We have to realize that no one is going to change because we tell him or her to. It’s hard enough to change ourselves even when we know better (extra dessert indulgers, you know who you are!). And no matter how much experiential evidence you may present, if it conflicts with a another person’s religious or general life’s beliefs or even scientific understandings, it might be rejected before you even say, “You know what…?” In this way, it’s no more effective than them trying to change you!

In fact, most people—even intimate partners—won’t change even if you lovingly ask them to. Yes, even if it’s for their best interest. And if they did make that change for you and not for them, some part of them is going to resent it. This further closes the heart and distances them from you when all you really desire is the best for them (typically as we see that ‘best’ to be, not what their soul really needs) and for the two of you to truly connect and thrive. Ideally, as a highly sensitive person, you can use these abilities as the gift they’re meant to be. With practice you can we can tune into their soul’s desire; this will invite a very different view of that person’s challenges and how to best respond to them.

Misery is the distance between what is and what we think should be.

What we want to be true for all people may only be true for the few of us, and perhaps for our few closest 4,994 of our 5,000 friends on Facebook. But not for Uncle Fred. Or Aunt Agnes. Or Grandma Tillie. Or heck, even cousin Tiffany and her bratty little kids. Not everyone is going to think like you do. And the more okay with that that you can be, the more your holiday experience will be festive as opposed to quickening the desire to exit their home and sage their evil koodies off your back.

When they spew their evil venom, misguided selves, or network television talking points in your direction, if you know it’s not your job to take it on, or to change their POV, you can let the energy go right through you. You can open your chakras and on the in-breath say, “keep what’s mine” and on the out-breath say, “Let go of what’s not.” This way, you’re in the flow of life, not blocking or walling everything off. Walling is a temporary fix that does work, but over the long run produces chronic lethargy, feelings of stuckness, anxiousness, confusion and much more. Like a river it’s best to be flowing. If you install a dam, the whole ecosystem changes but if you open a window with presence, you can consciously choose what view to experience.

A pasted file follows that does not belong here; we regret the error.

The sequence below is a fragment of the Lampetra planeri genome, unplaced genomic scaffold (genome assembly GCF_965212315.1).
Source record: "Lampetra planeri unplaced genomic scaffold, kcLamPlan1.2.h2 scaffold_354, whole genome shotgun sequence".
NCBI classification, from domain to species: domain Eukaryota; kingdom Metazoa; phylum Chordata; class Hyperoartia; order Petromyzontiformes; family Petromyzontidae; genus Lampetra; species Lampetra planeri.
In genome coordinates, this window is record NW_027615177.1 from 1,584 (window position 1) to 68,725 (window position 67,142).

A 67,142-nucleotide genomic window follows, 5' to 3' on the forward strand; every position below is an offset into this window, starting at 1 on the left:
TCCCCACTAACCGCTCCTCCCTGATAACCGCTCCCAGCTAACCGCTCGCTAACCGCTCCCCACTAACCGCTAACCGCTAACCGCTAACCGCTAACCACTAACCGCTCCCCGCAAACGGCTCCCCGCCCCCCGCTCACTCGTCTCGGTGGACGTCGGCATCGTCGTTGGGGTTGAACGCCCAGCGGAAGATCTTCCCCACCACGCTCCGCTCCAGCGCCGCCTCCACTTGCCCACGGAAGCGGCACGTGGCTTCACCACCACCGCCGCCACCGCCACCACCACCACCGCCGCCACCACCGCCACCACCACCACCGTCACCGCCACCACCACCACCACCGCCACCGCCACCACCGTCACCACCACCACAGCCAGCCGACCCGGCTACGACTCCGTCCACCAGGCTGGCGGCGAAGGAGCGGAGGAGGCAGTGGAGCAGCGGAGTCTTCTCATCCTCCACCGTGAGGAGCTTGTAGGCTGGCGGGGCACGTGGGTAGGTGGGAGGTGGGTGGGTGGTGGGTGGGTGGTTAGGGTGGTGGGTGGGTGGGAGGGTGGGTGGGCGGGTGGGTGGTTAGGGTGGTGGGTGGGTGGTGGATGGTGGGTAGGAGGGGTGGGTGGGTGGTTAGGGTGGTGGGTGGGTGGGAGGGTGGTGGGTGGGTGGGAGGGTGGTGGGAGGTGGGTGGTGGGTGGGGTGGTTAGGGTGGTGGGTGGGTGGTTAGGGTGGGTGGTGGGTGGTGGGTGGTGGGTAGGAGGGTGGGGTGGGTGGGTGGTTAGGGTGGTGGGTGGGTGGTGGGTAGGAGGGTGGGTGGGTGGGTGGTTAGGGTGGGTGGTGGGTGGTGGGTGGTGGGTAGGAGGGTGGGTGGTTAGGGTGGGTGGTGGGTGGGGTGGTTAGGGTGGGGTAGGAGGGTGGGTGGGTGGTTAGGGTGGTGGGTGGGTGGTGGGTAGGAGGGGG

This is not an easy practice, but from my experience and that of the thousands of clients I coach in healing and thriving as a Highly Sensitive Person, it’s the only one that works. But if you think about it, is anything easy worth having? If you look back on all your most challenging times, haven’t you learned something that you wouldn’t or couldn’t have learned any other way?

If you want easy, stick to conversations about the weather or stay at home on the holidays watching It’s a Wonderful Life on repeat, hoping that one day you’ll have a George Bailey moment of joy running through the streets yelling, “Merry Christmas!” and everyone showering you with love and money. My clients and readers welcome the opportunities to grow and expand. We know that we can only ascend to the degree we can unconditionally love, so why not step outside the perceived comfort zone and face this challenge head-on?

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*Much more on why we connect so intensely and what can be done about it can be found in my book, Self-Care for the Self-Aware. Or you can book a free 15-minute consultation to see if what I do in 1:1 setting in person or by phone or by Skype, or a group experience can benefit you here.

 

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The author of this article does not dispense medical advice or prescribe the use of any technique as a form of treatment for physical, emotional, or medical problems. The intent of the author is only to offer information of a general nature to help you in your quest for emotional and spiritual well-being. In the event you use any of the information in this article for yourself, which is your constitutional right, the author and the publisher assume no responsibility for your actions.